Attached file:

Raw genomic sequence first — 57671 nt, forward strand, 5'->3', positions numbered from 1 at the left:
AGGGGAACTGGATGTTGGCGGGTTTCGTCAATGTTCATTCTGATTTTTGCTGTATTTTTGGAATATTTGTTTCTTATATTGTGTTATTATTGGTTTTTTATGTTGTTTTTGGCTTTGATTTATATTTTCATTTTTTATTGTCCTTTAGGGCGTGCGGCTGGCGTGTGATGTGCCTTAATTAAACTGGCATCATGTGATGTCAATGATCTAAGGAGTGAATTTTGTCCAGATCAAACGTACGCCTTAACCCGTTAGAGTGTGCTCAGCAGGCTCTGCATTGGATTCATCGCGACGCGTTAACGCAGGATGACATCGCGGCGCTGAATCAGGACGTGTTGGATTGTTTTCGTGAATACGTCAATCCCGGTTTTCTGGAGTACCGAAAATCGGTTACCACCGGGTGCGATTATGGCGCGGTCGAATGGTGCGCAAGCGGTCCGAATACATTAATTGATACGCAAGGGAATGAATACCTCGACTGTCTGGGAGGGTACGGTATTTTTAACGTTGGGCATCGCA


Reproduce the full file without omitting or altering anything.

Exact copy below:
Raw genomic sequence first — 57671 nt, forward strand, 5'->3', positions numbered from 1 at the left:
AGGGGAACTGGATGTTGGCGGGTTTCGTCAATGTTCATTCTGATTTTTGCTGTATTTTTGGAATATTTGTTTCTTATATTGTGTTATTATTGGTTTTTTATGTTGTTTTTGGCTTTGATTTATATTTTCATTTTTTATTGTCCTTTAGGGCGTGCGGCTGGCGTGTGATGTGCCTTAATTAAACTGGCATCATGTGATGTCAATGATCTAAGGAGTGAATTTTGTCCAGATCAAACGTACGCCTTAACCCGTTAGAGTGTGCTCAGCAGGCTCTGCATTGGATTCATCGCGACGCGTTAACGCAGGATGACATCGCGGCGCTGAATCAGGACGTGTTGGATTGTTTTCGTGAATACGTCAATCCCGGTTTTCTGGAGTACCGAAAATCGGTTACCACCGGGTGCGATTATGGCGCGGTCGAATGGTGCGCAAGCGGTCCGAATACATTAATTGATACGCAAGGGAATGAATACCTCGACTGTCTGGGAGGGTACGGTATTTTTAACGTTGGGCATCGCA